This episode doesn't have much in the way of interaction, be it direct or indirect, between Tae-woon and Ji-na. So I don't have much choice except to address the main weakness of "My Unfortunate Boyfriend"- its rather light storyline. Frequently I find myself forgetting what the conflict is even supposed to be. Aside from the lovelines this is just a corporate plot with little to no urgency. It's odd how even though the stakes are higher with Tae-woon and Hee-cheol, the relationship as a whole feels a lot less important than the one between Ji-na and Hye-mi
The main culprit in that department is the lack of effective rival chemistry between our male leads. No Min-woo and Jung Yoon-hak just don't seem to dislike each other enough. This is mainly because the actors lack a very broad range. They're good in the character-centered roles they do, but building up a serious boardroom battle requires a sense of aggressive flair. I can't picture Tae-woon and Hee-cheol fighting each other because they're just not forceful enough.
Even added motivation doesn't help much. Hye-mi pulls off the usual scheming second lead stunt although...well, even though Hye-mi mostly says what her goal is I'm still not really feeling the urgency. That's the problem with having characters who are genuinely passive and thoughtful. They're not very good at actually managing to instigate action in a very convincing way.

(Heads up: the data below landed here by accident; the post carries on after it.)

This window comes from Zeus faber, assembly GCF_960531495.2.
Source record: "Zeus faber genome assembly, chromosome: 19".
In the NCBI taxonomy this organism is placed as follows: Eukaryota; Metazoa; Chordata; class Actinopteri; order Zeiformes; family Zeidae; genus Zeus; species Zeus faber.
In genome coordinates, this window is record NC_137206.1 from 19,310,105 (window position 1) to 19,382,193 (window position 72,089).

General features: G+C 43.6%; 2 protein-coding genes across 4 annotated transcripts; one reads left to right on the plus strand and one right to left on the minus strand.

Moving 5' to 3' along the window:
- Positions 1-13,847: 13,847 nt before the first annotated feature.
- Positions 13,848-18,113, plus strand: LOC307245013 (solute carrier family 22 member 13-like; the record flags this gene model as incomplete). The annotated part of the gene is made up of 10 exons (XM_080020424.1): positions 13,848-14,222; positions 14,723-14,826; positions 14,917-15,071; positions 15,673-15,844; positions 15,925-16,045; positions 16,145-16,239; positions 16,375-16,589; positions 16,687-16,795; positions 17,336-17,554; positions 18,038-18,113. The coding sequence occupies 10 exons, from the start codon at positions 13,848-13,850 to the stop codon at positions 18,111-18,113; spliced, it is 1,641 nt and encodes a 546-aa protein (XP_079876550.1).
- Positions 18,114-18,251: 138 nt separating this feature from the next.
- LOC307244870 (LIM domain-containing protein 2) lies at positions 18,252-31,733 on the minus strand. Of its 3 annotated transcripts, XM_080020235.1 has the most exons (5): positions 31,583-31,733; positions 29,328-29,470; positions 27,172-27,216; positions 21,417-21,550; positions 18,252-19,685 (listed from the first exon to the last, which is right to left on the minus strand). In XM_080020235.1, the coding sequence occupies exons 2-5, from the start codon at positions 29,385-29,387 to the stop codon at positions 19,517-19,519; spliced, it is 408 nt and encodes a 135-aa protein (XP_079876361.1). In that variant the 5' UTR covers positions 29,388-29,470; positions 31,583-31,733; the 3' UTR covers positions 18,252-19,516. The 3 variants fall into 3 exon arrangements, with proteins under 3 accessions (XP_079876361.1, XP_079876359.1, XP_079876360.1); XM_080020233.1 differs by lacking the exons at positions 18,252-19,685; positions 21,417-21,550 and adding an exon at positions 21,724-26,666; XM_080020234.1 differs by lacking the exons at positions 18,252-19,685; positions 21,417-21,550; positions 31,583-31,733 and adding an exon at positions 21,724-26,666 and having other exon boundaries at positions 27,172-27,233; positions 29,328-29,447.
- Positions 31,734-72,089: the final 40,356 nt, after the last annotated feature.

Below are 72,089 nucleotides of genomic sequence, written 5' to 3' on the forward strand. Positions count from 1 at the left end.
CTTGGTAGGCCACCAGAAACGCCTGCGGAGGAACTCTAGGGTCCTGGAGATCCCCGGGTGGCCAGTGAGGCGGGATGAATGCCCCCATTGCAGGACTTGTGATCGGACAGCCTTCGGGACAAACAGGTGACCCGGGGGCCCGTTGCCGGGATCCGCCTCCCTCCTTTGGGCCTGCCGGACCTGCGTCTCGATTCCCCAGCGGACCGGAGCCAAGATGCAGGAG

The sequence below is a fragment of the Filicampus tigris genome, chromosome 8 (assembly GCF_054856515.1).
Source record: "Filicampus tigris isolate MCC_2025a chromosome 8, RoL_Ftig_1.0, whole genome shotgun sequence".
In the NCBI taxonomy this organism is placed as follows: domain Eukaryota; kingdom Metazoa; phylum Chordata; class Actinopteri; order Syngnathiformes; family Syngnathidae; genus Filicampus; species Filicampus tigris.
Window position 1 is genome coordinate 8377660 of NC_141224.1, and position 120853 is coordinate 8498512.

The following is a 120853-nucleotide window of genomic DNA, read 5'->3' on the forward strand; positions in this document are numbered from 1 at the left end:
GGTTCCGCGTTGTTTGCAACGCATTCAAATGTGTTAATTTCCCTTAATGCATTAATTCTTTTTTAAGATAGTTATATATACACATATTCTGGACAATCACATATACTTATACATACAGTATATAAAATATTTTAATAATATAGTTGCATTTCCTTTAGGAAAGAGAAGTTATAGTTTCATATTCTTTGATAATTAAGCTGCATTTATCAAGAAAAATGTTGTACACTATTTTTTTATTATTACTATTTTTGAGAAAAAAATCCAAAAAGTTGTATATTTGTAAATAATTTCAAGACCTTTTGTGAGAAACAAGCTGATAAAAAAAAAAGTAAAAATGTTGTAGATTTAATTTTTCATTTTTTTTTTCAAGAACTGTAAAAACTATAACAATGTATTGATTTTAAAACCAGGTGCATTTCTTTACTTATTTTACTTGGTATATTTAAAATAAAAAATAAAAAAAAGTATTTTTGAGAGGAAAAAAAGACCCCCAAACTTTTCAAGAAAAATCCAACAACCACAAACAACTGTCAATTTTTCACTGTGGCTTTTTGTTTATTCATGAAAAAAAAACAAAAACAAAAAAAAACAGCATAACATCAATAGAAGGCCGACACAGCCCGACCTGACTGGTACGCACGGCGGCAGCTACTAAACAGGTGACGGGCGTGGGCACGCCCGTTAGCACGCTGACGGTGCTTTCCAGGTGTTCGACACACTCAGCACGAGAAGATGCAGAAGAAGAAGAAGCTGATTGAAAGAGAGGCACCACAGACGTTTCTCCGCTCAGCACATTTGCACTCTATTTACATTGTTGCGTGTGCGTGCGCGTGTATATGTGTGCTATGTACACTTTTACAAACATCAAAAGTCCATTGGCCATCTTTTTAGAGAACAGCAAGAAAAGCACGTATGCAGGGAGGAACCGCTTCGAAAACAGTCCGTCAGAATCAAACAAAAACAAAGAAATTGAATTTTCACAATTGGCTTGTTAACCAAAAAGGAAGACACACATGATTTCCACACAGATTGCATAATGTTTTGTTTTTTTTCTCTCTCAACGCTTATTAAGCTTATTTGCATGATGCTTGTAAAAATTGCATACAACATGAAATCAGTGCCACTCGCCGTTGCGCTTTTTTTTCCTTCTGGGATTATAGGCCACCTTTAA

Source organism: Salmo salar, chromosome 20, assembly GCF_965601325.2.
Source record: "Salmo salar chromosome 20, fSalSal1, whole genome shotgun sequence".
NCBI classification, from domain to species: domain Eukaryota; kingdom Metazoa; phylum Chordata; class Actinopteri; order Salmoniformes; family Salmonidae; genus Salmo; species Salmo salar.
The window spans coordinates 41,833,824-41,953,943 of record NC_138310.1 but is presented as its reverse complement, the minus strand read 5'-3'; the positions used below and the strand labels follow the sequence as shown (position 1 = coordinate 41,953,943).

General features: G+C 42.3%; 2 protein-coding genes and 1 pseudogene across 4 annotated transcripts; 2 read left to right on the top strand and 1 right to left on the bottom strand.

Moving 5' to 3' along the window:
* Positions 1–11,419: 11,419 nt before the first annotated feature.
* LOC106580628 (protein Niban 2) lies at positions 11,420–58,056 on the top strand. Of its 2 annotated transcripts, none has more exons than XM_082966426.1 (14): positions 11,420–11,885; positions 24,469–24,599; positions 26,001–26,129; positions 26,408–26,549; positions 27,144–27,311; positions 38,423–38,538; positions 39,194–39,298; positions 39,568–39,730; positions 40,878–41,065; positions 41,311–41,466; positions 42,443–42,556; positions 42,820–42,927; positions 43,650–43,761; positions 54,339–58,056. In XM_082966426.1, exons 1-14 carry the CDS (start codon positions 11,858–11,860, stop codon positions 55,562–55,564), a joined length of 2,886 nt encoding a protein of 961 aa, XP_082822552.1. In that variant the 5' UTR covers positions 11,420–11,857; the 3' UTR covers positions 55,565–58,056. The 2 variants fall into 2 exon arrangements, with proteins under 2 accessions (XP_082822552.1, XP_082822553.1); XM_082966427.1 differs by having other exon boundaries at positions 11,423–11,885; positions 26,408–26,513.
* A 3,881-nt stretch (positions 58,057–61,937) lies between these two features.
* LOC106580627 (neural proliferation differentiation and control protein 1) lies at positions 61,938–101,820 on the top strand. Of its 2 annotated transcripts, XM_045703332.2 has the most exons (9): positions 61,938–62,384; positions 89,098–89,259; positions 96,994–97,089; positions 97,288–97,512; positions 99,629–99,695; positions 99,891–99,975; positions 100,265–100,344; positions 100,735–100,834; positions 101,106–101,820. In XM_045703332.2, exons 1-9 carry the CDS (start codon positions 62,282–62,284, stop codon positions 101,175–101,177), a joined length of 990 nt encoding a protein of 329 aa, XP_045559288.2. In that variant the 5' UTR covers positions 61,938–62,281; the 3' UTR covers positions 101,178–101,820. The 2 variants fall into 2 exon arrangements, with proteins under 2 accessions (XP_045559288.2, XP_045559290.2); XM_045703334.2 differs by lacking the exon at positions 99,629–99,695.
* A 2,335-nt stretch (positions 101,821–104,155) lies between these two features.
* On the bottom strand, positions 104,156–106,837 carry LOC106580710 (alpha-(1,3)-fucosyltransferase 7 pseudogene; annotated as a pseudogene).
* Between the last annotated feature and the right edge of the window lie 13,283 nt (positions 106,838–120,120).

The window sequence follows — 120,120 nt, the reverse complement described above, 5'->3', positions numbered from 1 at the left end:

The thematic consistency this episode is somewhat interesting, at least. We see several instances of people moving around their stuff to new permanent locations, either by force or persuasion. At first this just seems like coincidence. But in broader perspective, and especially in the last scene, we see that this moving is symbolic of character growth and how these people have to go to a new place in their lives, because that's what life is- constant movement forward.
That much is a nice enough idea, although I'm not really sure "My Unfortunate Boyfriend" sells it that well. I've never been terribly interested in the character backstory except to the extent that it emphasizes current character conflicts- that is, internal emotional conflicts. Ji-na has the least exciting backstory, but the fact that her backstory leads to her current mixed emotions and feelings of inferiority are such that I like seeing what happened to her in the past. With Tae-woon and Hee-cheol...well, it's just the usual corporate Family Secrets. It's not necessarily bad, but it's nothing special either.
Review by William Schwartz
Staff writer. Has been writing articles for HanCinema since 2012, having lived in South Korea since 2011. Started out in Gyeongju, then to Daegu, then to Ansan, then to Yeongju, then to Seoul, lived on the road for HanCinema's travel diaries series in the summer of 2016, and is currently settled in Anyang. Has good tips for utilizing South Korea's public bus system. William Schwartz can be contacted via firstname.lastname@example.org.
"[HanCinema's Drama Review] "My Unfortunate Boyfriend" Episode 13"
by HanCinema is licensed under a Creative Commons Attribution-Share Alike 3.0 Unported License.
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